Nicola Sturgeon and John Swinney decided to close Scotland’s schools in the early days of the Covid pandemic despite being warned it would do little to slow the spread of the virus. 

The then first minister and her education secretary took the decision just days after the Scottish cabinet was briefed the measure could also put older people at greater risk.

The UK Covid-19 Inquiry also heard the decision drew on data from England, rather than Scotland, and was done without an assessment of the impact on pupils’ mental health.

Nor did the Scottish Government consider any alternative to closing schools in March 2020.

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The Scottish Government closed all schools between 20 March and 11 August 2020, then again between 5 January and mid-March 2021.

Giving evidence to the Inquiry, Mr Swinney, who was education secretary and deputy first minister at the time, was asked about both lockdowns by inquiry counsel Jamie Dawson KC.

He was shown a paper presented to the Scottish cabinet on 17 March 2020, in which advisers said the epidemiological evidence did not yet support closure.

“Very active consideration was being given to the possible closure of schools and other educational establishments, but the evidence was not yet clear,” the paper said.

“The epidemiological evidence did not suggest that this measure would slow the transmission of Covid-19 down to a great extent (and might in fact cause some additional infections – for example by increasing children’s exposure to grandparents over 70).”

However the paper also said that keeping schools open could put children with certain medical conditions, such as asthma, at risk.

Schools might also be forced to close regardless if parents decided to keep pupils at home or teachers fell ill from the virus, both of which Mr Swinney said had begun to happen.

Mr Swinney said that the decision to close schools was not taken at cabinet, but as a result of conversations he and Ms Sturgeon had after cabinet later that day and the next day.

The pair then decided he would announce schools would close from 20 March.

Defending the process, Mr Swinney said he had been told on 17 March by his officials, after the cabinet met, that the UK expert ‘Sage’ group was expected to conclude the next day that there was sufficient evidence about the spread of the disease to justify school closures.

Declining staff and student attendances were also a factor.

“We were in danger of operating an unsafe situation,” Mr Swinney said.

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He said events moved “at an absolutely ferocious pace” in the early days of the pandemic.

“The debate on school opening was ongoing, and it seemed likely that the balance of evidence would change - possibly over the coming days.”

Asked if he relied on the Sage advice to come to his decision, Mr Swinney said: “I did, that’s correct, yes”. However he was not able to “interrogate” how it would apply to Scotland.

Asked if it was “appropriate” to base the closure decision on advice he hadn’t scrutinised, Mr Swinney said: “I think it was. Because I think it was pretty clear that what was happening in London was coming our way and it would be coming our way pretty shortly thereafter.”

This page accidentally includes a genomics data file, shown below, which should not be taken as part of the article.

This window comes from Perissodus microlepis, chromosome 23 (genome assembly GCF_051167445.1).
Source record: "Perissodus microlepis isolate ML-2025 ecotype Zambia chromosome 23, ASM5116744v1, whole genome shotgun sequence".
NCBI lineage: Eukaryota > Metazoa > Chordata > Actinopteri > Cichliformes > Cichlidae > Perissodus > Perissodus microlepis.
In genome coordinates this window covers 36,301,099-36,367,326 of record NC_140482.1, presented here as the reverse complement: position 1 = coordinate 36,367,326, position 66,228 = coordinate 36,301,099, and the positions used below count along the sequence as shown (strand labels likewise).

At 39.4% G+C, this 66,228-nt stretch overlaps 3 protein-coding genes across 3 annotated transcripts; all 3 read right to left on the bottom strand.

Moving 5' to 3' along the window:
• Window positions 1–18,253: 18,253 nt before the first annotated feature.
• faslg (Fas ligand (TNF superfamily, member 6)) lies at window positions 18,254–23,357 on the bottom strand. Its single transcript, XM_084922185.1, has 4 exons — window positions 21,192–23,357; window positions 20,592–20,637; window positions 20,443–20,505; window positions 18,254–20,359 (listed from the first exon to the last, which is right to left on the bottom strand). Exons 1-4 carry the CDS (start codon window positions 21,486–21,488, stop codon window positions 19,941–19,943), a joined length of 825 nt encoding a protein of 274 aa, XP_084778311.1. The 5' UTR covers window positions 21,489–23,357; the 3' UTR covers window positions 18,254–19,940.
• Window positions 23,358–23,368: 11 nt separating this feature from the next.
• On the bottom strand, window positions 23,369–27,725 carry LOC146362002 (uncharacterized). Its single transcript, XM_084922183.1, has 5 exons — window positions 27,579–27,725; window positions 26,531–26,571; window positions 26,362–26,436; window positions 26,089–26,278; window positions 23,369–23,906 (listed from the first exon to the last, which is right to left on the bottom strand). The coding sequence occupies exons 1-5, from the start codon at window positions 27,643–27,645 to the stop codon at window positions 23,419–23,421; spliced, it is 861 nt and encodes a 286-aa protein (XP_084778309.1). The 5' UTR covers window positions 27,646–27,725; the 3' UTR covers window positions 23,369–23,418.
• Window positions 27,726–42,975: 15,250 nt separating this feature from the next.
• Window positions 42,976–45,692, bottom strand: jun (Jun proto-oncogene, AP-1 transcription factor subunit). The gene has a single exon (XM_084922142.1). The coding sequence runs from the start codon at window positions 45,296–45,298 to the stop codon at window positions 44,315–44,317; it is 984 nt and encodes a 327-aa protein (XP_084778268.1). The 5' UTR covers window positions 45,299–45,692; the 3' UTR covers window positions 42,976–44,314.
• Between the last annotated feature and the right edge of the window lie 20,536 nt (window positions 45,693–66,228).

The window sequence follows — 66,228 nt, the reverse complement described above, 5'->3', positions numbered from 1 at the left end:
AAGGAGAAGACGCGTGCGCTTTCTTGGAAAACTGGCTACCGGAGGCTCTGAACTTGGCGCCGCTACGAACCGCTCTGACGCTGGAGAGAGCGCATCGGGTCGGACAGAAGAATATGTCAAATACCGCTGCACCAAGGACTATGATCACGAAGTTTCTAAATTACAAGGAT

The Herald:

Mr Swinney also confirmed the Scottish Government had no time to carry out any equality impact assessment on children’s learning and development if schools were closed.

“At that moment we did not have the time or the opportunity to carry out the assessment.”

Mr Dawson asked: “Does that mean none?”

Mr Swinney said: “That’s correct, yes.”

Inquiry chair Lady Hallett asked Mr Swinney if the Scottish Government had ever considered any alternatives to closure.

He said: “Not at that moment, my lady, because we felt that the situation we were facing was at such a magnitude. We did consider all of those questions at later stages for the return of pupils to blended learning.”

Last week, the UK Covid-19 Inquiry heard from Edinburgh University epidemiologist Professor Mark Woolhouse, who said that in April and May 2020 schools contributed little to spread of the virus and argued repeatedly that they could be reopened in May.

Asked why he didn’t take account of that advice, Mr Swinney said: “I did not have advice in front of me saying I could bring schools back earlier.”

Asked about the background to the second schools lockdown in 2021, Mr Swinney admitted the decision was made despite evidence about the harm it could cause to people’s lives.

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With the Alpha variant of the virus surging, Mr Swinney said there had been a “terrifying couple of days” after a cabinet meeting on 4 January 2021 and that the evidence about what was “coming our way” over the course of January was “absolutely terrifying”.

He said: “The circumstances were very similar if not identical to March 2020, where whichever way you looked at the evidence, it was just impossible to see any way through it other than having to take significant intervention to arrest the pace of the pandemic because it would then to create even more significant harm than we’d experienced before.”

Asked if the second schools lockdown decision was based solely on trying to “suppress the virus and took no consideration of harms that would be done by a further lockdown”, Mr Swinney answered: “That is a way of looking at it.”

Asked by Lady Hallett to clarify his answer, Mr Swinney said: “I suppose the answer is yes to that question. We took a decision based on direct health harm because of the extremity of the position we faced on January 4.”